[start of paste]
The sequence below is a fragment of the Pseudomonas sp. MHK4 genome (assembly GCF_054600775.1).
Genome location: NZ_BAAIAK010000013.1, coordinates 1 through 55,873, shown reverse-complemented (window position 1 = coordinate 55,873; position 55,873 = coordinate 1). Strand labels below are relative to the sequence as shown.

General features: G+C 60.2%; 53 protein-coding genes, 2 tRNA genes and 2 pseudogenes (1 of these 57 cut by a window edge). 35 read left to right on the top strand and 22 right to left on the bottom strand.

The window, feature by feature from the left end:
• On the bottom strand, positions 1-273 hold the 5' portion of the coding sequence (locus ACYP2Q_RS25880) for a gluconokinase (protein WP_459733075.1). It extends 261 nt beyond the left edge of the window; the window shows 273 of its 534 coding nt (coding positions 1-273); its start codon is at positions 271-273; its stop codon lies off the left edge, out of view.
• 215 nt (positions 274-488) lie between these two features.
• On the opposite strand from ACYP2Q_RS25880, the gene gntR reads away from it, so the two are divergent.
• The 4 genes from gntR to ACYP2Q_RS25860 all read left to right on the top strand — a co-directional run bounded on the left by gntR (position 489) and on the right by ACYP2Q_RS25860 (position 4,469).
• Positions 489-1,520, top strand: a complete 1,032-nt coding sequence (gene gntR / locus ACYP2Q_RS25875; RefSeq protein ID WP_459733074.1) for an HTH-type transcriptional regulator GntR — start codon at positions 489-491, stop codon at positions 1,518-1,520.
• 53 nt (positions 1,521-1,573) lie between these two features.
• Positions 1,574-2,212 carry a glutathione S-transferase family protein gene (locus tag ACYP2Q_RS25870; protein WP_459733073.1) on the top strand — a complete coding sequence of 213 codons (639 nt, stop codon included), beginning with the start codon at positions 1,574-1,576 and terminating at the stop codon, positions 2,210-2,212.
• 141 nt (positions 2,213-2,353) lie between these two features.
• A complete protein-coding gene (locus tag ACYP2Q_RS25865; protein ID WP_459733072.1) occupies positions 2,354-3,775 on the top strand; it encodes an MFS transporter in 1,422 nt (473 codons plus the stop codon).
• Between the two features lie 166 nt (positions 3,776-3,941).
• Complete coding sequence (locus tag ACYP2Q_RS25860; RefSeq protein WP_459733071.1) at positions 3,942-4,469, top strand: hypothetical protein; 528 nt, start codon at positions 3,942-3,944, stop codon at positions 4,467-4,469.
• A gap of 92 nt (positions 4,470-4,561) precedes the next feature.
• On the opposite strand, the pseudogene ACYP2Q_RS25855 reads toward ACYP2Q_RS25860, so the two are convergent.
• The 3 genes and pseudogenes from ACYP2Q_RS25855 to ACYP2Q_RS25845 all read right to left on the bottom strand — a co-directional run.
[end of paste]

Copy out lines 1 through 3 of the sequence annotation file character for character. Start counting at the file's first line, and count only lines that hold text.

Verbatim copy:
The sequence below is a fragment of the Pseudomonas sp. MHK4 genome (assembly GCF_054600775.1).
Genome location: NZ_BAAIAK010000013.1, coordinates 1 through 55,873, shown reverse-complemented (window position 1 = coordinate 55,873; position 55,873 = coordinate 1). Strand labels below are relative to the sequence as shown.

General features: G+C 60.2%; 53 protein-coding genes, 2 tRNA genes and 2 pseudogenes (1 of these 57 cut by a window edge). 35 read left to right on the top strand and 22 right to left on the bottom strand.